New footage casts doubt on Ferguson police narrative about Michael Brown

The video suggests that Brown may not have committed strong-armed robbery prior to his death

By Matthew Rozsa

Staff Writer

Published March 13, 2017 5:24PM (EDT)

FILE- This undated file photo provided by the Brown family shows Michael Brown. After Brown's Aug. 9 shooting death at the hands of a white police officer his legacy continues to evolve. ()   (AP Photo/Brown Family, File)
FILE- This undated file photo provided by the Brown family shows Michael Brown. After Brown's Aug. 9 shooting death at the hands of a white police officer his legacy continues to evolve. () (AP Photo/Brown Family, File)

New context has been provided to a video released in 2014 that seemed to show Michael Brown — the unarmed African-American teenager who was gunned down by Darren Wilson, formerly a Ferguson, Missouri, police officer  — committing strong-armed robbery at noon on the day he was shot.

That video, which was released shortly before Ferguson police revealed Wilson to have been the shooter, had been used to present the narrative that Brown was "no angel" (which wouldn't have been relevant anyway): Brown is shown grabbing a bag of cigars and pushing store owner Andy Patel as he leaves. A newly circulated video (taken nearly half a day prior to the old footage) shows Brown exchanging what appears to be a bag of marijuana for the cigars and afterward Brown leaves the cigars behind the counter for safekeeping.

The additional video was released by documentarian Jason Pollock in connection with his upcoming movie "Stranger Fruit." During an appearance on CNN, Pollock said, "What this video shows is that [police] lied to the world about what happened. They wanted to make Mike look bad, so they put out half a video to destroy his character in his death."

Michael Brown Sr., the father of Michael Brown, said if the police had released both videos "maybe the city of Ferguson wouldn't have gotten tore up like that. It's almost like they asked for it, if you ask me, for not keeping no truth in there."

Meanwhile Jay Kanzler, an attorney for Patel and the store's employees, told CNN that the video had been deceptively edited and "my clients did nothing wrong. They love the people of Ferguson and truly want to get on with their lives."

While Ferguson police had released the earlier video (that seemed to cast aspersions on Brown's character), Wilson did not confront Brown because of an alleged robbery but because he was allegedly blocking traffic by walking down the middle of the street.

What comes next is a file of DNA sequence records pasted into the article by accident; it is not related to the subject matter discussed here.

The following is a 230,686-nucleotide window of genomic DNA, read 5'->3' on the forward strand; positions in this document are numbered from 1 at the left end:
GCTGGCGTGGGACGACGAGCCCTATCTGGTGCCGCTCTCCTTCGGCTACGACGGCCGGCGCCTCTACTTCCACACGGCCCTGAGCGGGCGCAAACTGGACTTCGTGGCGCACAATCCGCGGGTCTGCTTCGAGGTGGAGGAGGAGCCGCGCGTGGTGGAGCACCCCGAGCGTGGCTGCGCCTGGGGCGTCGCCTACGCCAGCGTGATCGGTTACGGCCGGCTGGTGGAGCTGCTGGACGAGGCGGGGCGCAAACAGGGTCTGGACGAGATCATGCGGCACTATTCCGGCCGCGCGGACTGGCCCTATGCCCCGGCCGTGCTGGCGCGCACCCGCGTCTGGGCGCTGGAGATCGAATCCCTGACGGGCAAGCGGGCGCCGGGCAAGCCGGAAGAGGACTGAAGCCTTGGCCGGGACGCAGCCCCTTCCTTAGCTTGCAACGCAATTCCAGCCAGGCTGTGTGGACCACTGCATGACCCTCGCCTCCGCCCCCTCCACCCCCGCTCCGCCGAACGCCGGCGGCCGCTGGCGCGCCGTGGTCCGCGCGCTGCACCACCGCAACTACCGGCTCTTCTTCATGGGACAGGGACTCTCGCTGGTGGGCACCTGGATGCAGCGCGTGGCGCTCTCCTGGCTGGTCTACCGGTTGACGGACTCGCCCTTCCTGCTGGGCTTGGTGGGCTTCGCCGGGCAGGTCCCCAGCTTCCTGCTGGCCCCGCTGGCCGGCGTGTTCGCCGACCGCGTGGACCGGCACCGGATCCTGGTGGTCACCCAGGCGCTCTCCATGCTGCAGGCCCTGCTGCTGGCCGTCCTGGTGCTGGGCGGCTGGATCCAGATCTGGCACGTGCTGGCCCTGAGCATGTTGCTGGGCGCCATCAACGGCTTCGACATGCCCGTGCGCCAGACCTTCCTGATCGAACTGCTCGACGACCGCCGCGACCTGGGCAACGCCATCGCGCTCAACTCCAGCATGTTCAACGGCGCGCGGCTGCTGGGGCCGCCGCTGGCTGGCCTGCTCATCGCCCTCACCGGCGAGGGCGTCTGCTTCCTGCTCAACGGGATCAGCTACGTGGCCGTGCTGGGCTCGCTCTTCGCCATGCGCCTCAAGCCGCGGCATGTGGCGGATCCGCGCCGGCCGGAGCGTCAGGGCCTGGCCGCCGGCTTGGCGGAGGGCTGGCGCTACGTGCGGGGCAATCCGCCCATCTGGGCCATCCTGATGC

By Matthew Rozsa

Matthew Rozsa is a professional writer whose work has appeared in multiple national media outlets since 2012 and exclusively at Salon since 2016. His diverse interests are reflected in his interview, including: President Jimmy Carter (1977-1981), Israeli Prime Minister Ehud Barak (1999-2001), animal scientist and autism activist Temple Grandin, inventor Ernő Rubik, comedian Bill Burr ("F Is for Family"), novelist James Patterson ("The President's Daughter"), epidemiologist Monica Gandhi, theoretical cosmologist Janna Levin, voice actor Rob Paulsen ("Animaniacs"), mRNA vaccine pioneer Katalin Karikó, philosopher of science Vinciane Despret, actor George Takei ("Star Trek"), climatologist Michael E. Mann, Washington Gov. Jay Inslee (2013-present), dog cognition researcher Alexandra Horowitz, Libertarian presidential candidate Gary Johnson (2012, 2016), comedian and writer Larry Charles ("Seinfeld"), Democratic vice presidential nominee Joe Lieberman (2000), Ambassador Michael McFaul (2012-2014), economist Richard Wolff, director Kevin Greutert ("Saw VI"), model Liskula Cohen, actor Rodger Bumpass ("SpongeBob Squarepants"), Senator John Hickenlooper (2021-present), Senator Martin Heinrich (2013-present), Egyptologist Richard Parkinson, Rep. Eric Swalwell (2013-present), media entrepreneur Dan Abrams, actor R. J. Mitte ("Breaking Bad"), theoretical physicist Avi Loeb, biologist and genomics entrepreneur William Haseltine, comedian David Cross ("Scary Movie 2"), linguistics consultant Paul Frommer ("Avatar"), Maryland Gov. Martin O'Malley (2007-2015), computer engineer and Internet co-inventor Leonard Kleinrock and right-wing insurrectionist Roger Stone.

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Related Topics ------------------------------------------

Black Lives Matter Civil Rights Ferguson Michael Brown Police Shootings